Ancients washed

in rivers.

Prairie people with buckets

by coal stoves,

and the perfumed

hanky under the nose

of a Victorian

lady, her defense

against the scents of others: heavy

hoops hanging off hips,

crowns of funk

riding the skull. Venn diagram

of smells: overlapping

clouds in crowds

miasma of manure

and chimney smoke, a child’s

bright stink so low

to the ground. Stray

dogs after a hard rain, wet coats



And I don’t want

to shower, refuse to fill

the tub. I’d rather stew

in secretions, secret

signs of hormones and health:

an Atlantis in my armpit, oily

head slick

as a hard candy shell.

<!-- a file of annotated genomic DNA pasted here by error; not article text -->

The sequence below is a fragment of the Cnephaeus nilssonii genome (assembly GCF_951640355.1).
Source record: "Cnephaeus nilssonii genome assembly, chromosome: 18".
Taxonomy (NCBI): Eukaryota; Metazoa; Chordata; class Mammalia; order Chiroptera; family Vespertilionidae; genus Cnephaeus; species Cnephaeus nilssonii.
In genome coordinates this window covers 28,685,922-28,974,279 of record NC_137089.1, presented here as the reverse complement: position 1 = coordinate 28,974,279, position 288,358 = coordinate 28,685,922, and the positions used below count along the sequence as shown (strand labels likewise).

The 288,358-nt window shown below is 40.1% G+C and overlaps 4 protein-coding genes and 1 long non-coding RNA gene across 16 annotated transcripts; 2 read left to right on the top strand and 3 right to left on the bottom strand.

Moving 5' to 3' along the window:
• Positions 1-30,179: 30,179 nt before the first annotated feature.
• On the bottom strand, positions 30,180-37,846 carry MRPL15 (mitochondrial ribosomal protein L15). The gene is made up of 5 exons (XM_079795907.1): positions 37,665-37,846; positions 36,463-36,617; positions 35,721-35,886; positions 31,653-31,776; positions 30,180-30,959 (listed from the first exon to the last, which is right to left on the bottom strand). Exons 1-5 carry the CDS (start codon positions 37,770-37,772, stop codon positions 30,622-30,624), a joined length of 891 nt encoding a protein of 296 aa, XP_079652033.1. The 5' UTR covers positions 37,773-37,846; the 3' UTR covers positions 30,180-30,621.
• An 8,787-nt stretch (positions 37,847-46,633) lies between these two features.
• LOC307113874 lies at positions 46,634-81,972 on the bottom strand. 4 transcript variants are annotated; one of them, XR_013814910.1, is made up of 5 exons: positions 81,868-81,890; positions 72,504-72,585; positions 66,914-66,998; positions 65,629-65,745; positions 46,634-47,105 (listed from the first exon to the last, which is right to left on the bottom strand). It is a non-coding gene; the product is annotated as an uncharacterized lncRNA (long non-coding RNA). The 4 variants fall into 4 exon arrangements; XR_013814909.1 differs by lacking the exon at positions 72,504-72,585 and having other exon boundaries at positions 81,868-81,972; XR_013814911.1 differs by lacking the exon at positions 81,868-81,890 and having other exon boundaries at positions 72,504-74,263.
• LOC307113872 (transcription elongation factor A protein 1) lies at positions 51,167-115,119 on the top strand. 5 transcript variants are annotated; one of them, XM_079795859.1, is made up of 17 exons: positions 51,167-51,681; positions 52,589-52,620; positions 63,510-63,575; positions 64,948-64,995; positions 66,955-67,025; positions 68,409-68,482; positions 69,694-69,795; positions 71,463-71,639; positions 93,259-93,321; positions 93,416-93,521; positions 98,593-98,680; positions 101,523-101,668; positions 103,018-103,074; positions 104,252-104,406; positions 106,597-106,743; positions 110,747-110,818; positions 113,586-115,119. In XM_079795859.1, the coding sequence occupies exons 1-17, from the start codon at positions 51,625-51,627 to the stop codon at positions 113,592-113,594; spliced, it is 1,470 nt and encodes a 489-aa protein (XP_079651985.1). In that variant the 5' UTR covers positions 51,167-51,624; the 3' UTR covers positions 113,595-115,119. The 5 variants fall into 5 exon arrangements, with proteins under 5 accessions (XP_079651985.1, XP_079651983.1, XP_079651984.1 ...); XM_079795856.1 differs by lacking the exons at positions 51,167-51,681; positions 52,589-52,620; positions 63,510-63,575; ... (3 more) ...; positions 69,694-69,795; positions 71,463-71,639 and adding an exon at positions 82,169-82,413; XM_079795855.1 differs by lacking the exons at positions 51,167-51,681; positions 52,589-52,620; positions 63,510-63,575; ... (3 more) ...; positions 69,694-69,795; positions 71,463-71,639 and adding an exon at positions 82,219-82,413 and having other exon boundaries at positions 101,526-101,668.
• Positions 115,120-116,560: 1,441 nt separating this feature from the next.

Is this a form of self-love,

love of the day-to-day

disgusting—ear wax,

dandruff, bellybutton

grit? Crusted

mustard under



Or am I

excavating the animal

me: freshly-groomed spaniel

doomed to roll

in the pile of expired

squirrel? There’s

passion in decomposition—

sloughed skin spared

from the drain,

sea of cells in sebum, rickety

chains of DNA

adrift. Too much is lost

to the loofa or the

lime and almond

sugar scrub.


I won’t be reborn

under steaming

water. This

living dirt, redolent

with the promise of death,

is home.


Wendy Oleson is the author of Please Find Us (winner of the Gertrude Press 2017 Fiction Chapbook Contest) and Our Daughter and Other Stories (winner of the Map Literary 2016 Rachel Wetzsteon Chapbook Award). Her stories, poems, and hybrid work have appeared recently in Cimarron ReviewCalyx, and Copper Nickel. Wendy teaches for the Writers’ Program at UCLA Extension and Washington State at Tri-Cities and serves as an associate editor for Fairy Tale Review and Memorious Magazine.